from The American Heritage® Dictionary of the English Language, 4th Edition
- n. The condition of having three copies of a given chromosome in each somatic cell rather than the normal number of two.
from Wiktionary, Creative Commons Attribution/Share-Alike License
- n. The presence of three copies, instead of the normal two, of a particular chromosome of in an organism.
from WordNet 3.0 Copyright 2006 by Princeton University. All rights reserved.
- n. chrosomal abnormality in which there is one more than the normal number of chromosomes in a cell
The doctors soon discovered that he had multiple physical problems due to a genetic condition called trisomy 18.
The baby had a serious chromosomal problem called trisomy 18, and Helen had to terminate the pregnancy.
ROWLAND: Sam Strickland (ph) and Mandy Lemky's (ph) son was born with a deadly chromosomal disorder, known as trisomy 18, instead of two chromosome 18s, he had three.
Bella Santorum was born with a genetic disorder called trisomy 18 - or Edwards syndrome - which results in severe disabilities and abnormalities.
Bella Santorum, 3, suffers from a rare and life-threatening disorder known as trisomy 18.
Alzheimer's disease patients harbor some cells with three copies of chromosome 21, known as trisomy 21, instead of the usual two.
Down syndrome, also called trisomy 21, is a genetic disorder first reported in 1866 by J. Langdon Down, a British physician.
Antoneta Granic and team in their study "Alzheimer Ab Peptide Induces Chromosome Mis-segregation and Aneuploidy, including Trisomy 21; Requirement for Tau and APP," published in Molecular Biology of the Cell, provided the mechanism behind previous work by Potter's laboratory showing that all Alzheimer's disease patients harbour some cells with three copies of chromosome 21, known as trisomy 21, a characteristic shared by all the cells in people with the birth defect Down syndrome.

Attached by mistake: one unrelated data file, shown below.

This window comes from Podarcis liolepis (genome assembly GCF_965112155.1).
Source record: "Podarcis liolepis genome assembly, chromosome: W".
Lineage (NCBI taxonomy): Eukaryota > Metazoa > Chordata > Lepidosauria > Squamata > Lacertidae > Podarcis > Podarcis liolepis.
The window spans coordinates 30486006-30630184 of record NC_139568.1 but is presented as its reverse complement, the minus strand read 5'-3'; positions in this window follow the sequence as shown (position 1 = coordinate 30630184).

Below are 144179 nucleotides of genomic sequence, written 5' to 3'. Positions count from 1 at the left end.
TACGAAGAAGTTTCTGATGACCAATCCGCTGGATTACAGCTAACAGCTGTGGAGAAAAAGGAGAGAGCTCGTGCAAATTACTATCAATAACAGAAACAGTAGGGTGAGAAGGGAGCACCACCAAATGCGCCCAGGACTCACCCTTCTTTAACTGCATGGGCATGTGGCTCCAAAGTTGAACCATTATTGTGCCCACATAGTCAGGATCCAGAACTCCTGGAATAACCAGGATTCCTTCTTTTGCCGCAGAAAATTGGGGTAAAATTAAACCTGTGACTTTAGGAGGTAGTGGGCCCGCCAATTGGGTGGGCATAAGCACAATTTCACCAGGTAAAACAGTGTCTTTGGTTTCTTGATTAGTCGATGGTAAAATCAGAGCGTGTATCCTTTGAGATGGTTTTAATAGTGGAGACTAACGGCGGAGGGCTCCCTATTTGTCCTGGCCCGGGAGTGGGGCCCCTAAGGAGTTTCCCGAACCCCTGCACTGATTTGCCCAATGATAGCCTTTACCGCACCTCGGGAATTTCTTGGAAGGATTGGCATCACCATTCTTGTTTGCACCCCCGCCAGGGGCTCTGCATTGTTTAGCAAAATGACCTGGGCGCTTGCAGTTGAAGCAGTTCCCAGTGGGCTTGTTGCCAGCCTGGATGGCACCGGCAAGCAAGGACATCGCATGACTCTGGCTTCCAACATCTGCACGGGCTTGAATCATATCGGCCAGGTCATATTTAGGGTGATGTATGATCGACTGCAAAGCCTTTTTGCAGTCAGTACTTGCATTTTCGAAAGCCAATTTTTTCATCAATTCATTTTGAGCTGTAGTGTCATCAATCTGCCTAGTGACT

Now known as trisomy-21 because of the third copy of the 21st chromosome, Down syndrome was first described by the English doctor, John Langdon Down, in 1866 but until Professor Lejeune's publication in 1959, the ultimate cause of Down Syndrome was unknown.
McDade learned during a routine sonogram that the baby she was carrying had a rare genetic disorder called trisomy 18 that frequently results in death either before or immediately after the child is born.
Wordnik is becoming a not-for-profit! Read our announcement here.